6 ways to improve women’s participation in mining

Female mine worker smiling

How do we encourage more women into the mining industry and then support them to stay? AusIMM’s annual Women in Mining Report has some suggestions.

How do we encourage more women into the mining industry and then support them to stay?

 

AusIMM’s annual Women in Mining Survey has just been released and, as always, the findings are instructive. More than 500 women employed in the mining industry took part in this year’s survey.

 

Overall, the news on women’s participation is positive. Many of what we might consider “the right numbers” have moved in the right direction compared to previous years’ results. More than two-thirds of women, for example, now rate amenities onsite as good or very good — up 7.5% on 2020. And many respondents said their workplaces felt more inclusive and diverse, and that the onsite experience was improving.

 

But, as always, there is room to do more. Here are six areas where the findings of the AusIMM report indicated more could be done to encourage women’s participation in mining.

1. Improve mid-career opportunities

This is actually one area that is showing signs of improvement, with an uptick this year in the number of women who have been in the industry for five to 10 years (21%, up 5% on previous years).

 

In previous years most respondents have either been in the industry less than five years or more than 10. This suggests that while the industry is reasonably inclusive of early-career women in junior and intermediate roles, there’s a bottleneck mid-career, preventing women progressing to middle and senior positions.

 

While this year’s survey might indicate some easing of that bottleneck, it’s vital that as an industry we work to remove barriers to women progressing through to more senior positions, including onsite.

 

2. Support more technical opportunities through experience

For many technical professional roles in mining, gaining onsite experience in operations, maintenance, management and various other functions is an important career step.

 

Women hold 19.2% of FIFO and DIDO roles and 15% to 20% of all onsite roles. Supporting them in these roles — and ensuring they have opportunities to gain technical experience and knowledge — is critical to seeing more women advance to senior and leadership positions.

3. Invest in improvements to conditions, amenities

While the AusIMM survey this year found a big improvement in the reported satisfaction of women in mining with working conditions (like onsite amenities, food and travel support), there is still work to do.

 

Satisfaction with healthcare services, as the chart below shows, is still very low. Respondents emphasised the need for more support for women’s health and wellbeing, and mental health.

 

The report found women don’t find the onsite environment particularly inclusive. And there was a strong message from respondents that sites need more recreational options beyond the gym and mess hall, and improved internet access.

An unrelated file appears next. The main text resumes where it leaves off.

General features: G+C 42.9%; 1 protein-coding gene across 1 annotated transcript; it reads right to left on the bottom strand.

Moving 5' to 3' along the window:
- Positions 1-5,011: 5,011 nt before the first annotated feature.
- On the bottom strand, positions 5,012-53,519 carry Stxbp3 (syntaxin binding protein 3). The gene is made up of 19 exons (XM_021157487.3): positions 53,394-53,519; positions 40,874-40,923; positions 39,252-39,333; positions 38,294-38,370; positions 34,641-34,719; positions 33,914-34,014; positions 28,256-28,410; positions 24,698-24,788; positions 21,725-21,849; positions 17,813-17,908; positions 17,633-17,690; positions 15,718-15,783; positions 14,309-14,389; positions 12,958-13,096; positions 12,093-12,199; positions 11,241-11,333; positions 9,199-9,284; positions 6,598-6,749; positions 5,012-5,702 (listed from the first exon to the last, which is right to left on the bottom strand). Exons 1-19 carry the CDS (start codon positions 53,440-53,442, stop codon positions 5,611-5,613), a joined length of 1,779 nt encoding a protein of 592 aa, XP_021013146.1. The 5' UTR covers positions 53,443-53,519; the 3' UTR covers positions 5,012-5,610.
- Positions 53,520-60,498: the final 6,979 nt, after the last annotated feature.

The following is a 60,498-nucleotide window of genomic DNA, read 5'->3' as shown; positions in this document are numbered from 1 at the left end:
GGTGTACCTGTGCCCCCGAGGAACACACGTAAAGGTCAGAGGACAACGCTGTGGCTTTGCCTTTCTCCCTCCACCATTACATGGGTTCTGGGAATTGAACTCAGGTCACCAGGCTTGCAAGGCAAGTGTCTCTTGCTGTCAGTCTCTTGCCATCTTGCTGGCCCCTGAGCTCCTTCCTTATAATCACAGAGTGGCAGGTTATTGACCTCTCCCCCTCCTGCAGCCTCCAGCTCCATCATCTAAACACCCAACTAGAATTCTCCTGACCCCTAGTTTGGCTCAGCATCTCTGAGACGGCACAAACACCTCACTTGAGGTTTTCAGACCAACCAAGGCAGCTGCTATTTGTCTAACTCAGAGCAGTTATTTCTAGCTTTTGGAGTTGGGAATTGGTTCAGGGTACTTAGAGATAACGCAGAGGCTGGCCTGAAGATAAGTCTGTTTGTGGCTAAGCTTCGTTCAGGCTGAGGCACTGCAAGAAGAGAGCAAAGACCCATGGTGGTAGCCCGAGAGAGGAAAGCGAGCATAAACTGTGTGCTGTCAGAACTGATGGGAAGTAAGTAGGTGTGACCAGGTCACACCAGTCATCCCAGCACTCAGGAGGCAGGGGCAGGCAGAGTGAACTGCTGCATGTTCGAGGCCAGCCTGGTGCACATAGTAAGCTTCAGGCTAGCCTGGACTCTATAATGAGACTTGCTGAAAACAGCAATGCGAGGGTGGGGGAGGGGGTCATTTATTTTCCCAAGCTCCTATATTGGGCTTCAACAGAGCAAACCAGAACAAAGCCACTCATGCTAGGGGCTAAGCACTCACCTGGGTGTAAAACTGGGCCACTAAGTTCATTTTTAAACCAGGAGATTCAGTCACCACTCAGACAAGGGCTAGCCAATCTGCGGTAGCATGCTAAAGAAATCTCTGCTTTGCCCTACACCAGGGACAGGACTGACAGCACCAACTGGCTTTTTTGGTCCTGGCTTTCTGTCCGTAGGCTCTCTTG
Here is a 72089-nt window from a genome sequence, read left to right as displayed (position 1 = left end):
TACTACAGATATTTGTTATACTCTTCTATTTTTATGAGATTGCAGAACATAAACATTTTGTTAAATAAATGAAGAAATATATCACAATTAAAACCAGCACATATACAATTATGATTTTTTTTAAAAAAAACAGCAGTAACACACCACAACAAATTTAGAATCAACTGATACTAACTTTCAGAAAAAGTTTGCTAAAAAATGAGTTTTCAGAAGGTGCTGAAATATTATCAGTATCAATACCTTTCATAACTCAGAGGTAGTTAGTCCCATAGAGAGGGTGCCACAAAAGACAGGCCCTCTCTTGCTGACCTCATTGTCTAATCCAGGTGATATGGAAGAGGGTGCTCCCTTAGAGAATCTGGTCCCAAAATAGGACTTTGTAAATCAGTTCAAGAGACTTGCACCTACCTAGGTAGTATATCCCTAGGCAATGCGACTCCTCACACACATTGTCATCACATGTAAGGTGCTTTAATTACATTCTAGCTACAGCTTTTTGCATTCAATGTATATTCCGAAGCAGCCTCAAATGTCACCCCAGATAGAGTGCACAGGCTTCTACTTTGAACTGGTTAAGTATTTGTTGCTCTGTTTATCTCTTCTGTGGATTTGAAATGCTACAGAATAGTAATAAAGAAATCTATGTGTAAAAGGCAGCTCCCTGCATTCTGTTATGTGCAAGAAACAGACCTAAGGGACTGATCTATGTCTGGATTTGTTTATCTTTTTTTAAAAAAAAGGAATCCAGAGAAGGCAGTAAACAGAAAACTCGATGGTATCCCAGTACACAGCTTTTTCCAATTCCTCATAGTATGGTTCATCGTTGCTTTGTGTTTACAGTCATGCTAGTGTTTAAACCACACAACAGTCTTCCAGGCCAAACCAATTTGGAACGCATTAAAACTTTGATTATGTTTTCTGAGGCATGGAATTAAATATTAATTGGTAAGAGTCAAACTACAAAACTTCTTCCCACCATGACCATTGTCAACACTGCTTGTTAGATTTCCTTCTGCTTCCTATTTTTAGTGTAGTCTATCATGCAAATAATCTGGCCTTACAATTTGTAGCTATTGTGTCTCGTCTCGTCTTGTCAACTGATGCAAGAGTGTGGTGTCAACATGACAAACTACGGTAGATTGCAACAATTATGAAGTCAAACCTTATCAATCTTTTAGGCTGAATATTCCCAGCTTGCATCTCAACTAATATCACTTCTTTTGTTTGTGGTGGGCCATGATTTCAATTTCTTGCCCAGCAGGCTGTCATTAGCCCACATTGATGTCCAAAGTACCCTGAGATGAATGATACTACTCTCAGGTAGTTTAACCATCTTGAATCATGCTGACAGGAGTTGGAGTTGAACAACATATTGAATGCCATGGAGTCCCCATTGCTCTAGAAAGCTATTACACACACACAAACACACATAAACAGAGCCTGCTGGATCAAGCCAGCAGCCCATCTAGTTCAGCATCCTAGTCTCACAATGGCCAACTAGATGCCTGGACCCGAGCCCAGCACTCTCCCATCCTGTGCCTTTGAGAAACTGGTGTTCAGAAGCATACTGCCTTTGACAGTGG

Graph of On-Site Experience

 

4. Offer flexibility and better options around childcare

Access to childcare for women working in onsite roles in resources continues to be a major stumbling block. Three-and-a-half times as many women working FIFO or DIDO described their childcare options as “below average” compared to “good” or “very good”.

 

AusIMM’s report concludes that “measures to increase operational flexibility and support female professionals to balance onsite and off-site commitments is critical to drive retention and sustained career progression”.

5. Demonstrate equal respect and value in the workplace

Only 37% of women working in FIFO and DIDO roles felt their work was valued equally to that of their male counterparts. That’s 10% lower than for women across all areas of the industry.

 

Only 47% believe their work is valued for its quality (without reference to gender) and just 40% believe pay is equitable between the sexes. Clearly, there is work to be done here.

6. Create leadership and professional development pathways

To get more women to the top of our companies and our industry, we need to ensure they have opportunities to develop and realise their potential.

 

Leadership is the top professional development priority for women in mining, by far. The preferred modes of professional development are attending conferences, face-to-face engagement and online reading. The report also found exceptionally high demand for mentoring and coaching.

 Professional Development Priorities Graph

 

A final word on the Women in Mining Survey 2021

None of this is to suggest mining is an unwelcoming industry for women. There has been incredible progress made over recent decades, and opportunities for women are continually improving.

 

As AusIMM CEO Stephen Durkin explained: “It’s encouraging to see the industry making some progress in key areas, but there remains work to be done, particularly in the areas of workforce flexibility and perceptions around the inclusiveness of the entire sector.”

 

Encouraging that improvement of opportunity is exactly why AusIMM carries out its survey each year. It’s a way to measure that progress and to shine a light on areas that still need attention. It should be an annual must-read for everyone in leadership in the industry.

 

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Dan Hatch
Mining People International